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  • arnavvdesai - Monday, November 21, 2011 - link

    While the article was nice, I kinda misunderstood that AT would list its own experiences if any regarding the shortages in HDD.
    I am curious if a website like AT will face issues regarding their website or are they hosted on a completely third party service & they don't have to worry about day to day operations at their server center.
    Reply
  • JasonInofuentes - Monday, November 21, 2011 - link

    Sorry for the confusion, we were speaking in the more general "we," as in all of us enthusiasts. Glad you liked the article though. Reply
  • Barfo - Monday, November 21, 2011 - link

    When are prices expected to go back to pre-flood levels? Reply
  • JasonInofuentes - Monday, November 21, 2011 - link

    Tough to say for sure, that's why we didn't, but not long after the new year. Reply
  • jjj - Monday, November 21, 2011 - link

    Sorry but you should have done your homework much better.
    HDD makers will prioritize the enterprise space bacause there they get high margins,as for SSD it takes time to qualify a SSD so it's not much of a solution.
    Seagate has no factories flooded,fromt hat point of view they are fine and they estimate Q4 production at 41-45 mil units,down from 50.7 mil; units in Q3.
    WD on the other hand is in a lot more troubles,besides having their factories flooded they make the vast majority of their sliders in Thailand so their production is greately impacted.
    WD expect in Q4 to ship 22-26 mil units,down from 57.8 mil in Q3.
    Toshiba is under water too but they expect some production in january (don't have very recent info about them).
    Everybody should be impacted to some degree by parts shortages,but WD is hit by far the hardest.We are talking about flooded clean rooms,and equipment that needs to be requalified after sitting under water.
    As for things getting better in january,well, it's more likely for things to get worse in january.This year at least there was inventory in the channel but as that gets depleated there will be bigger problems in Q1 next year. In Q4 Seagate estimated that the industry can produce 110 - 120 million units vs demand at 180 million units.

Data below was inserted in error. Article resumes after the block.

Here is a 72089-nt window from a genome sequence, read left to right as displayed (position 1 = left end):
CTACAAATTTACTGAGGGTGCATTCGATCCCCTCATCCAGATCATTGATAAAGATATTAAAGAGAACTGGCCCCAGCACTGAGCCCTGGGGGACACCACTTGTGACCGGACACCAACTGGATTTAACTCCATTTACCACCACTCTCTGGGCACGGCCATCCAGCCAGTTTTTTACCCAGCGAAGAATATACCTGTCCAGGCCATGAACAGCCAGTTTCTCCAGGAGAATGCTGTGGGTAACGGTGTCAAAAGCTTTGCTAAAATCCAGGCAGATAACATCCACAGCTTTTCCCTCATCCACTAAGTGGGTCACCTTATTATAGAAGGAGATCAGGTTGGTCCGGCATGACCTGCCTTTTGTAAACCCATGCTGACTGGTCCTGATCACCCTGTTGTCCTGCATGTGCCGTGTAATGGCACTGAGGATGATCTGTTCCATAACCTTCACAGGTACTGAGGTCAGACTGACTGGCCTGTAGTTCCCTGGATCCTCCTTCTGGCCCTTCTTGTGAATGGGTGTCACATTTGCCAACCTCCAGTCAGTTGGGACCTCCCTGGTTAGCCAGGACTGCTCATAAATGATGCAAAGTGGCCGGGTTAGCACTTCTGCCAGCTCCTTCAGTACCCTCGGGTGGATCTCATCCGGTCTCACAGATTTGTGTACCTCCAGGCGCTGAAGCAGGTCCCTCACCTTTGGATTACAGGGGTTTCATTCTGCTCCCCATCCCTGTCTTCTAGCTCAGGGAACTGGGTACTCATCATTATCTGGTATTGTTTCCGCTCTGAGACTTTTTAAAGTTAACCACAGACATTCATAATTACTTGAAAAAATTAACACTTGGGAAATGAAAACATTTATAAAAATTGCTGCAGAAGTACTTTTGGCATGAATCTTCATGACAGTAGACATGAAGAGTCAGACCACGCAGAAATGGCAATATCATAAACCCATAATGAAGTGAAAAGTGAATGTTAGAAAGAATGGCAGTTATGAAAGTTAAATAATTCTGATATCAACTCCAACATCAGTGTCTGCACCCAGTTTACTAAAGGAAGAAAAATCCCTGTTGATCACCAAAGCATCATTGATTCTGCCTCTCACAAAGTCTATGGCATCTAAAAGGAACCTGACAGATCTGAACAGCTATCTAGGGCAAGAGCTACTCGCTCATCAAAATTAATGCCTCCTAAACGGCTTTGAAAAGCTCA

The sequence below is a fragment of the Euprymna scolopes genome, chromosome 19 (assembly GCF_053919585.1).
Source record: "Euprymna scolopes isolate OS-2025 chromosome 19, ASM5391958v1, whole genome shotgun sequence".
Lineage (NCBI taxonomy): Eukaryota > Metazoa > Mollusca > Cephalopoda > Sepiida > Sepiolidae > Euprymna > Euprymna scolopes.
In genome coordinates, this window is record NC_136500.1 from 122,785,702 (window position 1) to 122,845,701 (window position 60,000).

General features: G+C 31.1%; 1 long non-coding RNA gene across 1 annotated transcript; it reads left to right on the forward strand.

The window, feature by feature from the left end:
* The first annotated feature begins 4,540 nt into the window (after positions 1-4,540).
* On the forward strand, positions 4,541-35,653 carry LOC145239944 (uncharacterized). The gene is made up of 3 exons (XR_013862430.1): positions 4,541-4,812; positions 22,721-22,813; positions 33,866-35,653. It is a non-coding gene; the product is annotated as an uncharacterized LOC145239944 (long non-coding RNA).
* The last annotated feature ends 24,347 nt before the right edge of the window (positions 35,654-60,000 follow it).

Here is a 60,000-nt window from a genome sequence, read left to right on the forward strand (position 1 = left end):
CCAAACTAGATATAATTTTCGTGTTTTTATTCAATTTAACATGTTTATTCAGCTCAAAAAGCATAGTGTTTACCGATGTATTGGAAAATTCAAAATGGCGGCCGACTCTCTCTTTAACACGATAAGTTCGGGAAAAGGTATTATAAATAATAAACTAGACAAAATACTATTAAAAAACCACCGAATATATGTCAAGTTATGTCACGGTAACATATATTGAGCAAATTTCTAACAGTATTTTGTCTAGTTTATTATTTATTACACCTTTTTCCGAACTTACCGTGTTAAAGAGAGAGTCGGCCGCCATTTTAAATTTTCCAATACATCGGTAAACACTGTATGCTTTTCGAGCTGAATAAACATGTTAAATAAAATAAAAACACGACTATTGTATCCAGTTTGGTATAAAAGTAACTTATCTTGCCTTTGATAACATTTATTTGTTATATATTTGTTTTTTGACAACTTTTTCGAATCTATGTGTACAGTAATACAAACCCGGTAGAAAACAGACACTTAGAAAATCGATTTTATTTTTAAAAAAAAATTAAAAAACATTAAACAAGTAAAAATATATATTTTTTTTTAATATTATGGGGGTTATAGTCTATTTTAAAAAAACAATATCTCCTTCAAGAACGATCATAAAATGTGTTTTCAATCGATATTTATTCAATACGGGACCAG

Things could get a bit better towards the end of Q2 2012,HP today ,for example ,made such an estimate but they admit that the picture is not very clear just yet.
    Seagate could have 60 mil capacity in Q1 plus 10 mil from Samsung but only if there are no parts shortages.WD needs time,maybe 6-9 months to clean a cleanroom.Parts shortages are problematic too,a lot of custom parts,made by a lot of machines that got destroyed and there is no capacity to make those machines.We can hope that we'll see more drives with less platters to increase the numbers of drives available but the problem is really serious and won't end all that soon.
    As for prices OEMs are paying,they are up,quite a bit.
    Reply
  • JasonInofuentes - Tuesday, November 22, 2011 - link

    The point isn't whether WD will struggle, it will. The point is whether the market will struggle, and the answer remains that capacity from manufacturers that didn't suffer from the flooding will make up the market deficit and the impact to the market won't last as long as the impact to WD.

    As far as what will be the biggest priority, enterprise or OEMs? Enterprise margins are large but looking at the revenue breakdown for 3Q11 and you see $5 Billion for their enterprise hardware division and $10 Billion for their Personal Systems Group. And when you consider PSG was at the time burdened with an over $700 Million dollar write-off for winding down the WebOS group their revenue is almost a billion dollars off. There's no way that either margins in PSG to be so small nor for enterprise margins to be so large as to make up a $5 Billion difference. And again, going into the holiday season, HP will not raise prices on notebooks or PCs and they will not decrease discounts. And with several new or refreshed notebook lines, I expect them to push hard on all fronts.

    Thanks for the comments.

    Jason
    Reply
  • tiro_uspsss - Tuesday, November 22, 2011 - link

    a report from WD saying it would take *SEVERAL* quarters to get back to normal? :( I thought I read that somewhere.. Reply
  • JasonInofuentes - Tuesday, November 22, 2011 - link

    Again, WD is the single case. The larger market will compensate. Thanks.

    Jason
    Reply
  • tristanbob - Wednesday, November 23, 2011 - link

    I have seen several OEMs (including Dell) offer 2 small hard drives in a RAID 0 configuration (2 x 500 GB), probably as a way to deal with this issue. I don't recommend anyone using RAID 0, so it is suprising that the OEMs are offering this in standard packages. Perhaps the reason for the small hard drives is that they are already manufactured and easier to acquire. Reply
  • fufinache - Saturday, December 31, 2011 - link

    Let's not forget about the people who are willing work so hard for so little who give us the luxuries of these high tech devices that we can afford for so little. I assume they don't get paid very much because of this.

    I'm grateful for all that they have done for us and hope the flooding has not affected their lives and they have a safe home to return to and the economy can rebound quickly in the new year to prevent any loss of jobs.
    Reply

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